A new UW facility will bring together scientists, engineers and students to develop clean-energy solutions.
One of the University of Washington’s most innovative, impactful and downright exciting programs will begin taking shape in the not-too-distant future. At year’s end, ground is expected to break on a 340,000-square-foot building in the west portion of the Seattle campus—an area increasingly known as Portage Bay Crossing—that will become home to the UW Center for Advanced Materials and Clean Energy Technologies. This facility will bring together UW scientists, engineers and students with businesses big and small, government, startups, nonprofit and civic organizations so they can work together developing clean-energy solutions for a healthy planet and a sustainable future.
A key component of the new facility will be the Washington Clean Energy Testbeds, which were created by the UW’s nationally renowned Clean Energy Institute to scale up and adopt new technologies in solar harvesting, energy storage and systems integration. Support for this undertaking is strong and far-reaching. The state Legislature has already invested $29 million in the project.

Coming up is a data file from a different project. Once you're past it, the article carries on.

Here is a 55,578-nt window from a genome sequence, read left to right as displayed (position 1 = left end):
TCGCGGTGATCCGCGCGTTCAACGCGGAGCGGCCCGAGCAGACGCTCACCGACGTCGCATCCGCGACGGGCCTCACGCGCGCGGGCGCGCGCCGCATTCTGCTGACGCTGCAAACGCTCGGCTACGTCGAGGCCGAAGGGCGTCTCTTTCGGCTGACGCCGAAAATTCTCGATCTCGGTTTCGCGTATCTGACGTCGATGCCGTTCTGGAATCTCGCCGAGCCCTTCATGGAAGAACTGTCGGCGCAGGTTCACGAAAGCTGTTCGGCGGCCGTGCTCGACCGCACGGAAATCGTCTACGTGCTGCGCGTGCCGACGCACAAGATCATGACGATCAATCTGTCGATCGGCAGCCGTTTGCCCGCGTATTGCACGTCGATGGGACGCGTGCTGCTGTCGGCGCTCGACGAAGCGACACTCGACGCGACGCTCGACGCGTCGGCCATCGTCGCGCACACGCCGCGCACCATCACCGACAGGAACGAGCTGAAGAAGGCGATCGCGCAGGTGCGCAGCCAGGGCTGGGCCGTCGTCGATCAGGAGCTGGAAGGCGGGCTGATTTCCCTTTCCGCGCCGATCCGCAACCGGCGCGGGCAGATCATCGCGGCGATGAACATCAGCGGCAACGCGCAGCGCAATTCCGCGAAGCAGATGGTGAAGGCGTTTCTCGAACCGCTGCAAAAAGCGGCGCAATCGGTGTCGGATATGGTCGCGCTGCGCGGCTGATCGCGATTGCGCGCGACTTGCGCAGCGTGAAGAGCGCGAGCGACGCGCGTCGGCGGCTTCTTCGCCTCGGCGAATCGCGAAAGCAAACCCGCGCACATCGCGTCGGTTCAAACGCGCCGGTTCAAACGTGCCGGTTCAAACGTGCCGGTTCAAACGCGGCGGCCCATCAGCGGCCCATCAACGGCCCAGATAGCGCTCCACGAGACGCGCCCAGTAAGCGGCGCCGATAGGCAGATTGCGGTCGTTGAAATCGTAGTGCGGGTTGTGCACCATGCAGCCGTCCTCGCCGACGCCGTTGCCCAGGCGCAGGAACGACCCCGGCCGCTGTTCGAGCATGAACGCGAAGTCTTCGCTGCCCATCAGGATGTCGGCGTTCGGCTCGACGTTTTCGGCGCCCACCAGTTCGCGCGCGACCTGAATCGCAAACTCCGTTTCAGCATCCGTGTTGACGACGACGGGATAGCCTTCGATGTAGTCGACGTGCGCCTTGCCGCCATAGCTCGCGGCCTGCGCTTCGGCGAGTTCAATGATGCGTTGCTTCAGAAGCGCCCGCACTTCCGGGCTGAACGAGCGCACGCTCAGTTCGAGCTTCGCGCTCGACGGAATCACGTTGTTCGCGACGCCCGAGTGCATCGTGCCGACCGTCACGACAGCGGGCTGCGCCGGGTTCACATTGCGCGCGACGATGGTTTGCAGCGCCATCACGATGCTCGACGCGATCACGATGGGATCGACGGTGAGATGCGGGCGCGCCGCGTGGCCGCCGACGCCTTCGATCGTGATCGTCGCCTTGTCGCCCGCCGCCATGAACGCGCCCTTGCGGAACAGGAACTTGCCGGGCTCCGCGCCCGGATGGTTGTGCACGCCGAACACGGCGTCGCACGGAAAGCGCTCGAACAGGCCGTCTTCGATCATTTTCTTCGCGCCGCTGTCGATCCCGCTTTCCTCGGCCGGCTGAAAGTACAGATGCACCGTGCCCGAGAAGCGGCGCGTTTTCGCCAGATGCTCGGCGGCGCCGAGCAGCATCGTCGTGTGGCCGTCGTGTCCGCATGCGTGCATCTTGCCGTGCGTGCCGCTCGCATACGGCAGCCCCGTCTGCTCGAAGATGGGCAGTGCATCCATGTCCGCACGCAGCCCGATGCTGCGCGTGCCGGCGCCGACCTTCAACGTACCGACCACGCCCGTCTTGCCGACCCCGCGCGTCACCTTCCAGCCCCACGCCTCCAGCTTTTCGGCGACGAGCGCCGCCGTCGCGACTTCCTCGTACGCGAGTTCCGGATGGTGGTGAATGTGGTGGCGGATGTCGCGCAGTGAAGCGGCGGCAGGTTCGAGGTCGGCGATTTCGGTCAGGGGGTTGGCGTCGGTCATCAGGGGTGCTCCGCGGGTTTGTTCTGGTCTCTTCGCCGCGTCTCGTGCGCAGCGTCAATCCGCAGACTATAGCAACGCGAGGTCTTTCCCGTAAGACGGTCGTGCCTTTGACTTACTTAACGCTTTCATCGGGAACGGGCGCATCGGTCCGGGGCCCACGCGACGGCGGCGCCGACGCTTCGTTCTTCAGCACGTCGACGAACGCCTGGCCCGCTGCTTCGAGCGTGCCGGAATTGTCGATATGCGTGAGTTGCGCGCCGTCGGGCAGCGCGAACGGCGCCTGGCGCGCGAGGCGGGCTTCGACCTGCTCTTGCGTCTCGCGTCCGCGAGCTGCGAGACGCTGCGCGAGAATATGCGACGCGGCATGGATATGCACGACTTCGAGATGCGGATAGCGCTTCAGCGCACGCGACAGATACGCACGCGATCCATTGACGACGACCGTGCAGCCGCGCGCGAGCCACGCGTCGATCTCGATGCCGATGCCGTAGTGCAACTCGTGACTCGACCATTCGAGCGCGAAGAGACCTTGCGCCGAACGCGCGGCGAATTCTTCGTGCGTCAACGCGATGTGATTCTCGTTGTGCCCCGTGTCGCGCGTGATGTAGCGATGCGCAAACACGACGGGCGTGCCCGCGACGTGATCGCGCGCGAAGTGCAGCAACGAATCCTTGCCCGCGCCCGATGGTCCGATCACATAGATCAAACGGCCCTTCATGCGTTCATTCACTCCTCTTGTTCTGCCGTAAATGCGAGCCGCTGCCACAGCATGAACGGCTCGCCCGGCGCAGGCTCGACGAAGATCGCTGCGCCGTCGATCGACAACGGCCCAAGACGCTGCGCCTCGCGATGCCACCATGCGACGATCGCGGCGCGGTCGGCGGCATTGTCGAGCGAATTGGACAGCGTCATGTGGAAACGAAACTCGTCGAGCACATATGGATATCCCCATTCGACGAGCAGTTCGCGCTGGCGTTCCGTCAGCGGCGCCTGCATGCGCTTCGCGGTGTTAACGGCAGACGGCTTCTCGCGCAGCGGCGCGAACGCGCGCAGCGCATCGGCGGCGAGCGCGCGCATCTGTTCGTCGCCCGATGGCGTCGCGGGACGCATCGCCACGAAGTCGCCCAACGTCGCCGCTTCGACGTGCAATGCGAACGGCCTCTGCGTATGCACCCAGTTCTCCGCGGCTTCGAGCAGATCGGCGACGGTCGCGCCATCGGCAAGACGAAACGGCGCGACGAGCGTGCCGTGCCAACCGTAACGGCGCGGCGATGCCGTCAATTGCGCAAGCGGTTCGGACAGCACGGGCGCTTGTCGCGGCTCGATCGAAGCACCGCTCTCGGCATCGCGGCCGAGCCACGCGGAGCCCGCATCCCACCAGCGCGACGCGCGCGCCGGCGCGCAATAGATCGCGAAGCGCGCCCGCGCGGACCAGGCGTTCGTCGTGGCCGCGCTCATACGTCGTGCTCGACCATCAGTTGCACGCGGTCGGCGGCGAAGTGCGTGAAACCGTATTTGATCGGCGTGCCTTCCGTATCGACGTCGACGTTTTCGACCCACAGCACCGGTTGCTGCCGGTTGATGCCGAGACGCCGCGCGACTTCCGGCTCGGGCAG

An enormous amount of innovative thinking has gone into creating and operating the center, a move that will greatly benefit the University. Under a long-term property lease being considered by Regents this year, the developer, Wexford Science + Technology—an expert in building academic facilities that specialize in the sciences—will underwrite construction, own the building and lease it to the University and other entities that want to rent space (and there will be many). Thus, the UW’s focus can be placed almost entirely on the magic that will take place inside.
Says Kevin Klustner, the center’s executive director: “If we do this right, the UW will create an ecosystem for our students to truly collaborate with private and public organizations, and we can explore and scale up new ideas.”
Adds Daniel Schwartz, the Boeing-Sutter Professor of chemical engineering and founding director of the UW Clean Energy Institute: “It’s unusual how community connected we are. Young people and students are so motivated in the climate space. We are a mission-driven organization, and you need that to be successful.”
That success has been noted. Peers constantly ask Schwartz how the UW has pulled this off. Six Clean Energy Institute researchers are among the world’s most influential scholars, according to the Web of Science Group. Four of Forbes’ most recent “30 under 30” leaders in clean energy are from the institute. In other words, UW innovation is about to turn this new University District facility into a real hotbed—one deserving of continued support and amazement.